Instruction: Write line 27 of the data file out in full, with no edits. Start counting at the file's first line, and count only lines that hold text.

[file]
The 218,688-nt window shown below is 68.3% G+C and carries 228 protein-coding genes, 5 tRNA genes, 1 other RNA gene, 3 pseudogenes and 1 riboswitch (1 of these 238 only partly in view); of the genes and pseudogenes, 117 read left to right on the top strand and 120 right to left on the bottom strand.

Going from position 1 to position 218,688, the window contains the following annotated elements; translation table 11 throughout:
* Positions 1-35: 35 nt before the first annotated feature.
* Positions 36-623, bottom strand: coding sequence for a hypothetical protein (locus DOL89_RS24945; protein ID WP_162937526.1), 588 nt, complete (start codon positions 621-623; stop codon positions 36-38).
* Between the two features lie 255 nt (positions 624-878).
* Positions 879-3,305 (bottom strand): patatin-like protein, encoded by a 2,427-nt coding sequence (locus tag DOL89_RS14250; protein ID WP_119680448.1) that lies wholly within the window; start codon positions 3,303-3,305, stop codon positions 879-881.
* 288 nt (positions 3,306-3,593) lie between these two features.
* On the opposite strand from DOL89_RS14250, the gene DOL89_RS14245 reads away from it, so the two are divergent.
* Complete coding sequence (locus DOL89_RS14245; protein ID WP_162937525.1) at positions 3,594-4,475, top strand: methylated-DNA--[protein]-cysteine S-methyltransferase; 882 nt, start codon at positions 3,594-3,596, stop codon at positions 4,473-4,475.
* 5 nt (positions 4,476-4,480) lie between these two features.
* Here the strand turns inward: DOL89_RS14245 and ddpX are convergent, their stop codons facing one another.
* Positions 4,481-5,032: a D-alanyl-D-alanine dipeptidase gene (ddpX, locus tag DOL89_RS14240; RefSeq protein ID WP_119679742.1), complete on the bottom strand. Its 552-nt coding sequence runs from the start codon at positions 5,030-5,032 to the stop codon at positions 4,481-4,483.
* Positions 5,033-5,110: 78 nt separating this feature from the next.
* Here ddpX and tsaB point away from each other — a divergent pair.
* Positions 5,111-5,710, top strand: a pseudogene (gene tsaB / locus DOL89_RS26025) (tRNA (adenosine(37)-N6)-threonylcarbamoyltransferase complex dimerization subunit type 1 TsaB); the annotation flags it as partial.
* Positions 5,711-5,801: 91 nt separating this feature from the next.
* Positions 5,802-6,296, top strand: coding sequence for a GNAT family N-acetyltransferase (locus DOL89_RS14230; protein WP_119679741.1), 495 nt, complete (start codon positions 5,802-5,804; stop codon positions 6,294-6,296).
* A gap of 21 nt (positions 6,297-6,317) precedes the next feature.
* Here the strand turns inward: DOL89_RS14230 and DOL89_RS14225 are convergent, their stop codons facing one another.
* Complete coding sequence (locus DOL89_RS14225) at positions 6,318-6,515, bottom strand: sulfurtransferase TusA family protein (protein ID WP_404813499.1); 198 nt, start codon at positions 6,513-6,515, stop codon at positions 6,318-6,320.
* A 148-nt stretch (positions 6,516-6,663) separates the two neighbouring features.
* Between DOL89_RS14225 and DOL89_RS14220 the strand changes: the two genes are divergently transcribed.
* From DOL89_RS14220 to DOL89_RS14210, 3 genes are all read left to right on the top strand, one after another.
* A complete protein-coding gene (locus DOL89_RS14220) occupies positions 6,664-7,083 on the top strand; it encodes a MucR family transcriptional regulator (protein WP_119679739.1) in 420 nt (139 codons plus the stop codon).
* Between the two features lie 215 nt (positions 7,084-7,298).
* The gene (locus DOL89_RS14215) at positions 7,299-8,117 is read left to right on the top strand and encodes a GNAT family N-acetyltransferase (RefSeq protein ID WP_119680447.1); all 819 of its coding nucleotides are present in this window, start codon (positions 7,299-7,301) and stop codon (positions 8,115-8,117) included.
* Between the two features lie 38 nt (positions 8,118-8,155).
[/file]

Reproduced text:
* Between the two features lie 38 nt (positions 8,118-8,155).